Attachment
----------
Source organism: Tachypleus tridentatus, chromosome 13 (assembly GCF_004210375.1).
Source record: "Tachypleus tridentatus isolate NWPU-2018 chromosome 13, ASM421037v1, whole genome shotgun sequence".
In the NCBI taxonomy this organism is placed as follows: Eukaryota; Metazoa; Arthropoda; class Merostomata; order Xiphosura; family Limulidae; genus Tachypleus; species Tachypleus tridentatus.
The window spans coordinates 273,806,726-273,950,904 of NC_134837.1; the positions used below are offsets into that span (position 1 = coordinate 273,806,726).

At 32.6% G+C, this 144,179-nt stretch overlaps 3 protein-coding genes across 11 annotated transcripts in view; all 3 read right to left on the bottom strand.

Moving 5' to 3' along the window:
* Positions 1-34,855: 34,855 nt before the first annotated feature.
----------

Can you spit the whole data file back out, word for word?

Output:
Source organism: Tachypleus tridentatus, chromosome 13 (assembly GCF_004210375.1).
Source record: "Tachypleus tridentatus isolate NWPU-2018 chromosome 13, ASM421037v1, whole genome shotgun sequence".
In the NCBI taxonomy this organism is placed as follows: Eukaryota; Metazoa; Arthropoda; class Merostomata; order Xiphosura; family Limulidae; genus Tachypleus; species Tachypleus tridentatus.
The window spans coordinates 273,806,726-273,950,904 of NC_134837.1; the positions used below are offsets into that span (position 1 = coordinate 273,806,726).

At 32.6% G+C, this 144,179-nt stretch overlaps 3 protein-coding genes across 11 annotated transcripts in view; all 3 read right to left on the bottom strand.

Moving 5' to 3' along the window:
* Positions 1-34,855: 34,855 nt before the first annotated feature.